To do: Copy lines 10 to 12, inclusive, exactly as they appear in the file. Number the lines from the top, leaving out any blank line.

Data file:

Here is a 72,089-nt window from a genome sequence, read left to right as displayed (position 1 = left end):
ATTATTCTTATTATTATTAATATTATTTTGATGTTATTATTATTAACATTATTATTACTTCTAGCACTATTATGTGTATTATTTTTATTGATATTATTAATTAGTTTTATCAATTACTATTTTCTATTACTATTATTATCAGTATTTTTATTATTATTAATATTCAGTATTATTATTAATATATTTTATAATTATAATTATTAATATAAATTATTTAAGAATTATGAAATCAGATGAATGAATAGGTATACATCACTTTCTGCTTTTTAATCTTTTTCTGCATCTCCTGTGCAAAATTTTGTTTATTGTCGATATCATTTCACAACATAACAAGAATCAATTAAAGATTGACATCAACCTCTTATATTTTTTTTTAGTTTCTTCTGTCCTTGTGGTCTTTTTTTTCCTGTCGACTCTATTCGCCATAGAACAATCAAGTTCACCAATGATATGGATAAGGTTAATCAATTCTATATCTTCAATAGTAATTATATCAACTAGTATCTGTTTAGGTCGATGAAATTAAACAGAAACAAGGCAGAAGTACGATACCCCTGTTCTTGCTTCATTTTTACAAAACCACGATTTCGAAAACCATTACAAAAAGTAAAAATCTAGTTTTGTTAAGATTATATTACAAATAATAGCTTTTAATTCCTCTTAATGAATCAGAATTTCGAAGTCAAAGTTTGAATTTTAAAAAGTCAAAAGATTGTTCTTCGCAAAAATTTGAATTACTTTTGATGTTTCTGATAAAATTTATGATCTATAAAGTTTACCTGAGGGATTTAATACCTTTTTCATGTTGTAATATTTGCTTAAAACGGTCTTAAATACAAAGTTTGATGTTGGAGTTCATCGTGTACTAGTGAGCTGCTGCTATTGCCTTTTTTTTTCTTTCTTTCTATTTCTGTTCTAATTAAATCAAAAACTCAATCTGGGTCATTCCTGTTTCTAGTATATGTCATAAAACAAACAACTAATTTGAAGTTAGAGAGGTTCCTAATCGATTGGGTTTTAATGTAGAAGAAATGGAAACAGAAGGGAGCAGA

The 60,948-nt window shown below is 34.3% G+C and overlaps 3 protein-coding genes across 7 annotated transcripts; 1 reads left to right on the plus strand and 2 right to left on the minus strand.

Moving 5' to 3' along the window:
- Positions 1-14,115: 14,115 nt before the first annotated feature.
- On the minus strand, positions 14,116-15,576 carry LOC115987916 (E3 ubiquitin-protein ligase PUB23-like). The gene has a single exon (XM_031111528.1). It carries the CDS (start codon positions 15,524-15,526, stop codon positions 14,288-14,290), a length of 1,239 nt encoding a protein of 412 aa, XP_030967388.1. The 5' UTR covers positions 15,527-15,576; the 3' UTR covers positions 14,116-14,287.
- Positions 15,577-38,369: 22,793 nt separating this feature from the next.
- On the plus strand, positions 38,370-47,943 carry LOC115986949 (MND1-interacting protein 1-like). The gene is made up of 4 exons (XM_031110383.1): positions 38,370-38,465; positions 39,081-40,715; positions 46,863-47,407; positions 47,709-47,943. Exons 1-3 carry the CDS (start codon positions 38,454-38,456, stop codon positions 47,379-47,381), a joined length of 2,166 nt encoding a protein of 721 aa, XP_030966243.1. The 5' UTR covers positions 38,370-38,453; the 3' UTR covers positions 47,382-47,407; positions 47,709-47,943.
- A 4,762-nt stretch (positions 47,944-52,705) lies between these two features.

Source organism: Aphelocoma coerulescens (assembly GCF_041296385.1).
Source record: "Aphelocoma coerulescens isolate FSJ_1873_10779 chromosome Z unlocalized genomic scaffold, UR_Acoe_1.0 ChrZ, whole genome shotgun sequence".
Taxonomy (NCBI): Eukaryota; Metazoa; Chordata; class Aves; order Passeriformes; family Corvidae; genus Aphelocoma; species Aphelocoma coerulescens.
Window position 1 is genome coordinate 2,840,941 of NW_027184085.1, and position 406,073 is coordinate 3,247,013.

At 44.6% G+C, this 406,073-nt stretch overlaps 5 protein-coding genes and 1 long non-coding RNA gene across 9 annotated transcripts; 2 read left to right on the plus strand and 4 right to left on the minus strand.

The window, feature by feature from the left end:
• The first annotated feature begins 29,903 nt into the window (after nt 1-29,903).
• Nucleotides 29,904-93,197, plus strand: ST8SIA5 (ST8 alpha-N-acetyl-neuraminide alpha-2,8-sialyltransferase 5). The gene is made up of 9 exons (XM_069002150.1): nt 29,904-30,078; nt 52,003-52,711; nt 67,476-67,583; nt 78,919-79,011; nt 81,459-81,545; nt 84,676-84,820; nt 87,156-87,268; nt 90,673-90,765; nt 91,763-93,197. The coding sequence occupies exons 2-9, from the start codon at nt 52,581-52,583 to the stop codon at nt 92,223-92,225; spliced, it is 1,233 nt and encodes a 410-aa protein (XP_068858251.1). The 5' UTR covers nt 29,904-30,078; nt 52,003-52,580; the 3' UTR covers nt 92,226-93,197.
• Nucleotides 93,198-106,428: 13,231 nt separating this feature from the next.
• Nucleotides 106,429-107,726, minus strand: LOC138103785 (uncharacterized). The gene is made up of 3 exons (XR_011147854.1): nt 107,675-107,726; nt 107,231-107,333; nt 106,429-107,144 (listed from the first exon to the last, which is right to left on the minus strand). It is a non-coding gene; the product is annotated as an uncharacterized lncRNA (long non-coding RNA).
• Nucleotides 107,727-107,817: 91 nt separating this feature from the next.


Source organism: Aphelocoma coerulescens (assembly GCF_041296385.1).
Source record: "Aphelocoma coerulescens isolate FSJ_1873_10779 chromosome Z unlocalized genomic scaffold, UR_Acoe_1.0 ChrZ, whole genome shotgun sequence".
Taxonomy (NCBI): Eukaryota; Metazoa; Chordata; class Aves; order Passeriformes; family Corvidae; genus Aphelocoma; species Aphelocoma coerulescens.